I take a lot of photos.
I’m not a photographer. Just a commoner with a camera. But I enjoy trying to grab a shot that brings out the beauty or uniqueness or humanity in something or someone.
I’ve noticed that taking a picture puts me in a strange predicament.
Part of me is in the moment, living it. Another part of me is outside the moment, trying to capture it.
So I’m never fully inside or outside any moment I’m trying to photograph.
The same is true when I write.
Part of me is hammering away on a laptop somewhere. Another part of me is in an imaginary world where characters come out to play. And where what Ralph Waldo Emerson calls “primal warblings” float in the air like radio waves seeking an antenna.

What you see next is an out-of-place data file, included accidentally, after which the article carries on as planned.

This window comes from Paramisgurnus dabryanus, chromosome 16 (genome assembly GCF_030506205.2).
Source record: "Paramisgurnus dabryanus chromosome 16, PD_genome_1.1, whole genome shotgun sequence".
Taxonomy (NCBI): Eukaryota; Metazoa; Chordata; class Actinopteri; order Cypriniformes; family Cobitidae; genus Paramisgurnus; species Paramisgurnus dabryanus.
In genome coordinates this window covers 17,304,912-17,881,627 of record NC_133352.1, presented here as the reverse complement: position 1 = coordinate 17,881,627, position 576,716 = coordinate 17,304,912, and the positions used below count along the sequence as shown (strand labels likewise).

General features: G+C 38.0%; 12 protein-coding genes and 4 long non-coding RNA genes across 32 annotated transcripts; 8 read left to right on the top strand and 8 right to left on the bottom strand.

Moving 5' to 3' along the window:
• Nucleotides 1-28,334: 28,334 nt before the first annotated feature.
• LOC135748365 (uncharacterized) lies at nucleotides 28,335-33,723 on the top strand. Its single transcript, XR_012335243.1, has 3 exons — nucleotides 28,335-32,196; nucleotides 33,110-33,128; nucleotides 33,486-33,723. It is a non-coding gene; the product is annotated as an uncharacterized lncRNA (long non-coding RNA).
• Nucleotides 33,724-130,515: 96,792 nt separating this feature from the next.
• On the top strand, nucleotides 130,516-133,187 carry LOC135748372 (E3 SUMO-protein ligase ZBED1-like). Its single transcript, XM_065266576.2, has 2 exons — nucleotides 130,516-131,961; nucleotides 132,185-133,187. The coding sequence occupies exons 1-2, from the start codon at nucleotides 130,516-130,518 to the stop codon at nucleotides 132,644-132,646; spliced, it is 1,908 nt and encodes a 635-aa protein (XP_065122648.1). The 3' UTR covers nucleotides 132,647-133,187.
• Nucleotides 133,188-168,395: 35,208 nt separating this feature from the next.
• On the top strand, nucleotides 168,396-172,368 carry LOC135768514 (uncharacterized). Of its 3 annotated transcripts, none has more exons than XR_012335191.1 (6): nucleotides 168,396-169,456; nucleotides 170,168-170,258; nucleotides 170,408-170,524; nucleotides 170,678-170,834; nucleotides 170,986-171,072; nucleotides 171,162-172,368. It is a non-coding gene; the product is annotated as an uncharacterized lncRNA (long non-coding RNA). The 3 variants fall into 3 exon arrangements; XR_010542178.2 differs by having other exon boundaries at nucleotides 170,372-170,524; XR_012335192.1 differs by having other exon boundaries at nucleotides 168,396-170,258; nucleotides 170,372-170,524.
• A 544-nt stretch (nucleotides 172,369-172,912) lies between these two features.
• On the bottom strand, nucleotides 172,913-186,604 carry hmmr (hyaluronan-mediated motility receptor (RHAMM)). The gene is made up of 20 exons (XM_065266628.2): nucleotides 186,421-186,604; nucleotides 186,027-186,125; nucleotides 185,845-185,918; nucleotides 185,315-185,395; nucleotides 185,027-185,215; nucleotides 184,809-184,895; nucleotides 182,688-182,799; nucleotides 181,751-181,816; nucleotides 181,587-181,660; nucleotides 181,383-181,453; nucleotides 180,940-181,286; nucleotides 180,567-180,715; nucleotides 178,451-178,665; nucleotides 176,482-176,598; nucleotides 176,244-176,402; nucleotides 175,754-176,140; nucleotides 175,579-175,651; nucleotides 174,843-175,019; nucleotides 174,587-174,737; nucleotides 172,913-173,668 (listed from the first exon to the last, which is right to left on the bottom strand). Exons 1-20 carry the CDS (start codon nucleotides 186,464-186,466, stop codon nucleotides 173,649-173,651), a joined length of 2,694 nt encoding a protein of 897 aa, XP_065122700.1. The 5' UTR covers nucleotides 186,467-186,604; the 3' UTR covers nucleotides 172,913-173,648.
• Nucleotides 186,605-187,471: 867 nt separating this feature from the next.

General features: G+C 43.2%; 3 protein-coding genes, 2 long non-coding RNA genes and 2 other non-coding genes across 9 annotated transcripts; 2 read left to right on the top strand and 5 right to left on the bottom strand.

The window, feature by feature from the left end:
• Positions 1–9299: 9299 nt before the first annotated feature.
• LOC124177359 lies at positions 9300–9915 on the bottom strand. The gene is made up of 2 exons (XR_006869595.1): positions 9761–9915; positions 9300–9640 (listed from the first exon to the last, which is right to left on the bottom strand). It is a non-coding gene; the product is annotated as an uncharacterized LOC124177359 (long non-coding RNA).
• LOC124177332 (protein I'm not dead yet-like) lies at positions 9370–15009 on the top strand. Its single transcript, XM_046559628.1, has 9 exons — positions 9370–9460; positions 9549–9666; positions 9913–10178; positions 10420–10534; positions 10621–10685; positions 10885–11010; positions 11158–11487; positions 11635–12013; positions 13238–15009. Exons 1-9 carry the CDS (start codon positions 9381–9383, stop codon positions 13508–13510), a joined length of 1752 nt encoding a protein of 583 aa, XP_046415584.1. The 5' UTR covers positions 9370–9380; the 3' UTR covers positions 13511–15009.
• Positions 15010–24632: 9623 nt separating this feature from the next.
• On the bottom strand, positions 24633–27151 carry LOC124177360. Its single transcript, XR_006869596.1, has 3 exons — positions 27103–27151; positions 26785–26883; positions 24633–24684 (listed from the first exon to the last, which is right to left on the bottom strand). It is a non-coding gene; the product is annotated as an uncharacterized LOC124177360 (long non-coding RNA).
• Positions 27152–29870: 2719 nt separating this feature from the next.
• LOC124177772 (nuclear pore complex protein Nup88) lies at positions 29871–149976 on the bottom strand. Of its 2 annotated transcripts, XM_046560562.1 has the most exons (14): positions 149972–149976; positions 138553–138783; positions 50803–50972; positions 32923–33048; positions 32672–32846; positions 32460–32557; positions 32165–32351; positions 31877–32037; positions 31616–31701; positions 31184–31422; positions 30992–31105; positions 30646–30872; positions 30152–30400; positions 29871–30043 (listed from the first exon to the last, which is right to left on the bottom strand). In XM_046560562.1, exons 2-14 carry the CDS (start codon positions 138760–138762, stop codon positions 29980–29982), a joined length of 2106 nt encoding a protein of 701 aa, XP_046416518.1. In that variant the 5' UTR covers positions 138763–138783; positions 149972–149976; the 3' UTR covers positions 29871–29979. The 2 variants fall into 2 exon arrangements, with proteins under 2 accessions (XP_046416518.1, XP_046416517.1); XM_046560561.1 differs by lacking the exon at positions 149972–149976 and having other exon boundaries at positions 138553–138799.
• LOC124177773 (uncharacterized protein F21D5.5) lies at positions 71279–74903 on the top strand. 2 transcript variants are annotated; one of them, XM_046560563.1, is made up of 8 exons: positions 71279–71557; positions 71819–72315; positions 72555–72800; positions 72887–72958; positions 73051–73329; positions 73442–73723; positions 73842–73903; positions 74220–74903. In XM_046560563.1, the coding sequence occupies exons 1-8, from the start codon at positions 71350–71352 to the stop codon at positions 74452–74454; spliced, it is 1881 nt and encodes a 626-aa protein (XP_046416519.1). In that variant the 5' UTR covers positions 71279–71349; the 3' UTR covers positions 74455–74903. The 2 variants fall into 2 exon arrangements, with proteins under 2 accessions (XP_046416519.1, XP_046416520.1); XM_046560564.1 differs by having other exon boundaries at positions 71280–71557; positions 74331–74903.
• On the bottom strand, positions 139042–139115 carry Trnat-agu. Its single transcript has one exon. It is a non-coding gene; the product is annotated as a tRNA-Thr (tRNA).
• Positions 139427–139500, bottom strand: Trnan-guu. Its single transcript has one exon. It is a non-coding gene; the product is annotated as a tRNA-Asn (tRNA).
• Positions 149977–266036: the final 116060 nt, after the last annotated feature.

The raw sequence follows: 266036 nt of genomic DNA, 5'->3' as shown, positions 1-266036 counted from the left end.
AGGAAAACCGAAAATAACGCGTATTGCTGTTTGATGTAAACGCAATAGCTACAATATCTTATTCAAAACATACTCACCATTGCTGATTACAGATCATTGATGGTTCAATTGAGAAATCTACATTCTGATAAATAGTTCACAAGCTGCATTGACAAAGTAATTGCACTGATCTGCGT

I call these “in-between spaces”. They are like the overlapping area in a Venn Diagram. They are places of tension, where two or more things pull me in opposing directions.
My job, as an artist, is to exist in these in-between spaces—to work partly inside and partly outside each moment I’m given. Which means I give up being fully “in the moment,” as they say.
By standing just outside life’s moments, I can capture their beauty and, hopefully, bring it into another person’s life.
Knowing this makes the sacrifices and hard work worthwhile.
From May 2012 to July 2013, I wrote a weekly series of intimate essays for writers and artists seeking a deeper connection with their identity and place as modern creatives. I called this series Root Notes. This was an essay in that series. It was originally published on September 20, 2012.